Law enforcement authorities in India will soon have the capacity to unlock iPhones and other mobile phones with security encryption. This is due to the recent adoption of an innovative Israeli security technology.


The Forensic Science Laboratory (FSL), of India’s forensic institute is currently holding talks with an Israeli firm called Cellebrite, to obtain the technology to decrypt mobile devices that are protected.  The FSL is one of India’s seven forensics laboratories. It is under the Directorate of Forensics services of the Ministry of Home Affairs. It is located in Chandigarh, the capital of Gujarat state.

Reports from the Economic Times indicate that the FSL is likely to get the technology within a month. India’s Forensic institute will then, become a hub for cases where law enforcement is unable to break into phones.

The new technology enables access to notoriously hard to crack phones that have been equipped with top-notch encryption. Without the passcode, it is practically impossible to break into iPhones using operating system iOS 8 and above without deleting the data or turning it into nonsense.

A recent example is that of Syed Farouk, whom FBI and Apple had tried to access his phone without success. Farouk and his wife had killed 14 people in San Bernadino, California last December. FBI had to pay Cellebrite over a million dollars to get the technology and crack his phone.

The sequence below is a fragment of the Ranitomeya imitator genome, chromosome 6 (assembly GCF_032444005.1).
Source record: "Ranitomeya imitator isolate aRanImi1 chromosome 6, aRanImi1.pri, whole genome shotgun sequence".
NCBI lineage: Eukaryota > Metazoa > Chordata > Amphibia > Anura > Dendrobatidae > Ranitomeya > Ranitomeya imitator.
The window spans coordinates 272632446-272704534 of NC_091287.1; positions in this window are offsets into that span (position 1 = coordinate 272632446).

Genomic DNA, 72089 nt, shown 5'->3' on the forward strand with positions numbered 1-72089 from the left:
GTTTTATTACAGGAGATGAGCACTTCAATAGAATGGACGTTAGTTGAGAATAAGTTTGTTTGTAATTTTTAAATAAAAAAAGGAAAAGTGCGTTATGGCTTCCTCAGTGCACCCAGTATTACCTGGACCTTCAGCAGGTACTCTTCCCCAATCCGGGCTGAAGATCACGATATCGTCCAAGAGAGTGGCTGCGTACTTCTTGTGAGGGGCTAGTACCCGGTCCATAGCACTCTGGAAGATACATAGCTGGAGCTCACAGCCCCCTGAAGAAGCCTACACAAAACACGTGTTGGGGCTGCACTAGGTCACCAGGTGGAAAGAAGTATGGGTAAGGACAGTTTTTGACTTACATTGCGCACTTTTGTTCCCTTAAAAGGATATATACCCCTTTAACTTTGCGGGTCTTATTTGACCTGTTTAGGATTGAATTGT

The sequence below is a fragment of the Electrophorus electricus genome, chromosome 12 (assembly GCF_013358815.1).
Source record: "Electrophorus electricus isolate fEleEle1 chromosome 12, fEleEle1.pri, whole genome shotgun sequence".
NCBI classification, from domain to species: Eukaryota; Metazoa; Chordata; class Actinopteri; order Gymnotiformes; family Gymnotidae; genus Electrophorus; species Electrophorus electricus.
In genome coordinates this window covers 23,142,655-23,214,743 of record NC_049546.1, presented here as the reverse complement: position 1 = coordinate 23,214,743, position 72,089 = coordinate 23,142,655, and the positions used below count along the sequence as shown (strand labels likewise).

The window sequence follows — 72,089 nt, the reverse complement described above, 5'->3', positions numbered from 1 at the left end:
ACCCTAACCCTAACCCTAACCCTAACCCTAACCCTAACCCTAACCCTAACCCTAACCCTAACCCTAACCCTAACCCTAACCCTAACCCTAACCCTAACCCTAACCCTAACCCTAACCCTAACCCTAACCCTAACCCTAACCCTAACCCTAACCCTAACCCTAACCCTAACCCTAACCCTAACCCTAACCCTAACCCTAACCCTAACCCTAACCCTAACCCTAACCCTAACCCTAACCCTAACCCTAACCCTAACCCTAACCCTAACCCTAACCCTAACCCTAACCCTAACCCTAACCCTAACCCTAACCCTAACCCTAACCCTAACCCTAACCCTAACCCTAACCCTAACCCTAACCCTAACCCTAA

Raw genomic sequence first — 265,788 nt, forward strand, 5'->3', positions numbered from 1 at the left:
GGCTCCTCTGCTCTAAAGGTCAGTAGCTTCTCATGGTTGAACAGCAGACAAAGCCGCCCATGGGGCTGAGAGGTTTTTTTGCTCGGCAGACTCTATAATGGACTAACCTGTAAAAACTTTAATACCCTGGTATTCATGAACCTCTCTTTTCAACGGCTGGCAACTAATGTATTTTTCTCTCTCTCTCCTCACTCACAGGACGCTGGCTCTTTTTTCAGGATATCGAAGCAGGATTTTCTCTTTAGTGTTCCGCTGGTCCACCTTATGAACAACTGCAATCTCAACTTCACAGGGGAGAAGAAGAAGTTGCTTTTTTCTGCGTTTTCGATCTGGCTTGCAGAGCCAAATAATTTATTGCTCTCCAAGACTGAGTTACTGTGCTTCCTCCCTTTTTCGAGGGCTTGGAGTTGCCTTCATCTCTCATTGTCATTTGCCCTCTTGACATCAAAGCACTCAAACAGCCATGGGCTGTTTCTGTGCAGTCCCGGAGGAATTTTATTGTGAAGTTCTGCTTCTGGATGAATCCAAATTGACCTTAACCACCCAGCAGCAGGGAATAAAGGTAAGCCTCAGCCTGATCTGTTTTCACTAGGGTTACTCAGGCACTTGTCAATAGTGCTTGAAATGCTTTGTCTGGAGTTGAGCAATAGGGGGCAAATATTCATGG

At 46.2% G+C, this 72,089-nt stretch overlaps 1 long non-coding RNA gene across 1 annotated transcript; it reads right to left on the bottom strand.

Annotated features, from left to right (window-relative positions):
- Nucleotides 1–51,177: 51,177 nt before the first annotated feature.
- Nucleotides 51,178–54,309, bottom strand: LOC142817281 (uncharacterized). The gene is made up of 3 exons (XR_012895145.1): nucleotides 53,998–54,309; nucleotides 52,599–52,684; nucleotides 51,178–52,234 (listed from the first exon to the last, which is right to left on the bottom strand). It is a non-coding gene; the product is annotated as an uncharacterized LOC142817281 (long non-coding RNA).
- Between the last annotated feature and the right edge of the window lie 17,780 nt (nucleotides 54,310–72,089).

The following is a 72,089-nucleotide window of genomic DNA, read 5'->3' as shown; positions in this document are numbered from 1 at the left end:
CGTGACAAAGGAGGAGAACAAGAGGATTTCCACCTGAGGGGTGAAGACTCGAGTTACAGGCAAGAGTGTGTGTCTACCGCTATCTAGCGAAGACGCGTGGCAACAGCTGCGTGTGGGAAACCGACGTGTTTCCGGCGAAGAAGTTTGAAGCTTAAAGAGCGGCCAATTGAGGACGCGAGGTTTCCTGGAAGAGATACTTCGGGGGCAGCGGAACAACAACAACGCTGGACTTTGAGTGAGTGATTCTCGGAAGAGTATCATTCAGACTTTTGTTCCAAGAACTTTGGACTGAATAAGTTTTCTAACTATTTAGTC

With this agreement, India can now be able to use the Israeli technology in various situations. Law enforcement authorities in India will be able read the content of a suspect’s iPhone.

Cellebrite Forensics Solutions is an Israeli company that specialises in digital forensics. Founded in 1999, it manufactures data extraction, transfer and analysis devices for mobile phones and other mobile devices. The company is based in Petah Tikva, Israel.


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